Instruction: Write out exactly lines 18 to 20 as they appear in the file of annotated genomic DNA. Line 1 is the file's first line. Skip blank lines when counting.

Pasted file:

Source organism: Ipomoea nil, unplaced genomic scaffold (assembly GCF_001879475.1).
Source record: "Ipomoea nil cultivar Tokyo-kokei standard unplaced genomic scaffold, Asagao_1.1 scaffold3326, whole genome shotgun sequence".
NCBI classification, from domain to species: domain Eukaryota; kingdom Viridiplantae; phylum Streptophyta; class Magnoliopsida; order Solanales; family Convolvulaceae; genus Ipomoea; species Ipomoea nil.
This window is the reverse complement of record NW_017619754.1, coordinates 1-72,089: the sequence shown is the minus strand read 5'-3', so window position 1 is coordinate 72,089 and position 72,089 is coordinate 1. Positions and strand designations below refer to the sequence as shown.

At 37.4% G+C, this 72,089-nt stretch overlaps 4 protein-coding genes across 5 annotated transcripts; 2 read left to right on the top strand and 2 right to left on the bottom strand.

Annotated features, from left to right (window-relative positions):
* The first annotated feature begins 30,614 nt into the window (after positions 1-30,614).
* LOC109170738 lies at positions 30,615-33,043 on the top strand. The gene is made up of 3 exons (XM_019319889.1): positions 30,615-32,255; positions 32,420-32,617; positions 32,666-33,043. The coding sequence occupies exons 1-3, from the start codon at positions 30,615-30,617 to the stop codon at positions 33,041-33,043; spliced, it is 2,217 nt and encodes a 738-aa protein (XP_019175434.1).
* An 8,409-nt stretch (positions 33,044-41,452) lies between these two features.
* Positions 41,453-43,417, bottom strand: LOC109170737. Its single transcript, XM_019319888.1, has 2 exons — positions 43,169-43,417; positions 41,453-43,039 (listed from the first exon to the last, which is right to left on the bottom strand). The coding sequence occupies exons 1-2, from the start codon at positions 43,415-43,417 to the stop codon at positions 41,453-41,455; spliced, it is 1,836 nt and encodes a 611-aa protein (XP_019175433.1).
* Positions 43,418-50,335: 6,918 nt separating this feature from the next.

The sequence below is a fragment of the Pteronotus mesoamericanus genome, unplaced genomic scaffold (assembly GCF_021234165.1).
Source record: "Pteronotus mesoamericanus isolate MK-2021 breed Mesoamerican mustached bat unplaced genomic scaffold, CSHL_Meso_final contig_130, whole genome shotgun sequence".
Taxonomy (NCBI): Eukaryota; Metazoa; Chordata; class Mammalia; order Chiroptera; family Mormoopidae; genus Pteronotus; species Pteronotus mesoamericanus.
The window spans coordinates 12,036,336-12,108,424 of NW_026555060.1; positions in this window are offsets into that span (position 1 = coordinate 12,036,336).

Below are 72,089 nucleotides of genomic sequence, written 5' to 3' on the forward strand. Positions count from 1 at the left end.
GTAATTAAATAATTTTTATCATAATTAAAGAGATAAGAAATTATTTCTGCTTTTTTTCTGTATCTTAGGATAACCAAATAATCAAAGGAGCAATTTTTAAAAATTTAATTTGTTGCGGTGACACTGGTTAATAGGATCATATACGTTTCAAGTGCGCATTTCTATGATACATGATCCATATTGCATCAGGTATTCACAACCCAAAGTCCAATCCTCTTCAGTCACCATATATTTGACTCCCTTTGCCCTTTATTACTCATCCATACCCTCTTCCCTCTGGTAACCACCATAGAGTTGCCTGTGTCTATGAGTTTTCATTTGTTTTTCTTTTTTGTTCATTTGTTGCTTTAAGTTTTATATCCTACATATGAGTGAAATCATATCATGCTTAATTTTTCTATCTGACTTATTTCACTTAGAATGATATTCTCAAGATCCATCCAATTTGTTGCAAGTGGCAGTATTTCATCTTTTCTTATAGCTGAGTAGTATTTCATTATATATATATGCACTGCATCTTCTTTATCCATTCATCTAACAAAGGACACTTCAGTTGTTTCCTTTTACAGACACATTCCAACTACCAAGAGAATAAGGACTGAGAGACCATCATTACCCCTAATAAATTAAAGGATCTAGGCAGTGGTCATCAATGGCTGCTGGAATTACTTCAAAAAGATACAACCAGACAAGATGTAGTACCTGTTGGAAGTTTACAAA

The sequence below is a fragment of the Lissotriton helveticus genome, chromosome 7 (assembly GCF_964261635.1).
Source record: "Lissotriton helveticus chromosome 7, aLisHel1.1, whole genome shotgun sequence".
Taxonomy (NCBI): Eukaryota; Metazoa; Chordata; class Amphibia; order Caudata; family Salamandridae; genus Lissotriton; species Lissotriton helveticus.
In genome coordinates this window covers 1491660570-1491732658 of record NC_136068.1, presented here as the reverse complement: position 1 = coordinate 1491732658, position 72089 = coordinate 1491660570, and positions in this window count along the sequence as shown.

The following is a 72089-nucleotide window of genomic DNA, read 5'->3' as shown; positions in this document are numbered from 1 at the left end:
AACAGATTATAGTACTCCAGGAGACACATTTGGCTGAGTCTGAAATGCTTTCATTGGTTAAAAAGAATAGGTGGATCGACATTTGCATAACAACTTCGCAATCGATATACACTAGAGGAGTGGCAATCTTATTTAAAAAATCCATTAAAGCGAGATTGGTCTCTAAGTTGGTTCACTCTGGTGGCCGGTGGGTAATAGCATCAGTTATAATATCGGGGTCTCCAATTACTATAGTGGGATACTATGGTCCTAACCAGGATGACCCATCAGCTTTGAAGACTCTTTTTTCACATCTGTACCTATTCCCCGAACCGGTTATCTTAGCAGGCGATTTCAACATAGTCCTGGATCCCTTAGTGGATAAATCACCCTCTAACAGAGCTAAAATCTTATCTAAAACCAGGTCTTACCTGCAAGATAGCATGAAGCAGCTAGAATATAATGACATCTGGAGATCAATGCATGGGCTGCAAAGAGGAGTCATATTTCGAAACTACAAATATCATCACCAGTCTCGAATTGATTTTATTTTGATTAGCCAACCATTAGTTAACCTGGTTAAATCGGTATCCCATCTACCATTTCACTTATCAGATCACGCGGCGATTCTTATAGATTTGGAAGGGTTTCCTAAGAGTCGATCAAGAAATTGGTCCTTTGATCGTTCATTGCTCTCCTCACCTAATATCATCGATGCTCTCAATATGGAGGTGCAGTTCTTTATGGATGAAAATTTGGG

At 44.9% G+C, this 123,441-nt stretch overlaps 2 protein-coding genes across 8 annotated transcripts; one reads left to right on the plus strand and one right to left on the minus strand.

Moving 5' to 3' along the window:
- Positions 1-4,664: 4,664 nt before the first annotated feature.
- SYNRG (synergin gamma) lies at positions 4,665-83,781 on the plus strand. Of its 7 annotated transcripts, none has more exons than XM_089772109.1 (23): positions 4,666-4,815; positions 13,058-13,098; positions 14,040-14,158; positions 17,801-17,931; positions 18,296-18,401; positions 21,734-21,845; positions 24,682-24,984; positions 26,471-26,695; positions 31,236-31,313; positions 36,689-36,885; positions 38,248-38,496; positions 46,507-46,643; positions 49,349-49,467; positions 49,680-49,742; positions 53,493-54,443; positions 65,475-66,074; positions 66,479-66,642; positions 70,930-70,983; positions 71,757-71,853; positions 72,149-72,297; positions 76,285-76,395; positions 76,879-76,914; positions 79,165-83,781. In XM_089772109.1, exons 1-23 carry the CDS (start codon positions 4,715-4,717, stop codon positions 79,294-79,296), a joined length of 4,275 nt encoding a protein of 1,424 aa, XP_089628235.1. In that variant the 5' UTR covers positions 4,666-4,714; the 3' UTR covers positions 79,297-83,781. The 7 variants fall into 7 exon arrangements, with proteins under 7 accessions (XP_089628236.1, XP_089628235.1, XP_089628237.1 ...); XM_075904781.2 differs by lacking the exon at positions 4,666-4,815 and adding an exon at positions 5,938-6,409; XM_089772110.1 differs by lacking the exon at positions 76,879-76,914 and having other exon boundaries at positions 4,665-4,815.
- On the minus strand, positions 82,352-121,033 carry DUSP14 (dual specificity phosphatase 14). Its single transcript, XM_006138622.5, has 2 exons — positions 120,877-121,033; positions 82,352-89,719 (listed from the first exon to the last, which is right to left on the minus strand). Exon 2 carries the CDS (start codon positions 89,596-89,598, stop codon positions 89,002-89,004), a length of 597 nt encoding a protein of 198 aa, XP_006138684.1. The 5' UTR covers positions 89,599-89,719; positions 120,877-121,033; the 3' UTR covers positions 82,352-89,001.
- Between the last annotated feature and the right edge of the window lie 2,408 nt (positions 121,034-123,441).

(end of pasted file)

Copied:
The sequence below is a fragment of the Lissotriton helveticus genome, chromosome 7 (assembly GCF_964261635.1).
Source record: "Lissotriton helveticus chromosome 7, aLisHel1.1, whole genome shotgun sequence".
Taxonomy (NCBI): Eukaryota; Metazoa; Chordata; class Amphibia; order Caudata; family Salamandridae; genus Lissotriton; species Lissotriton helveticus.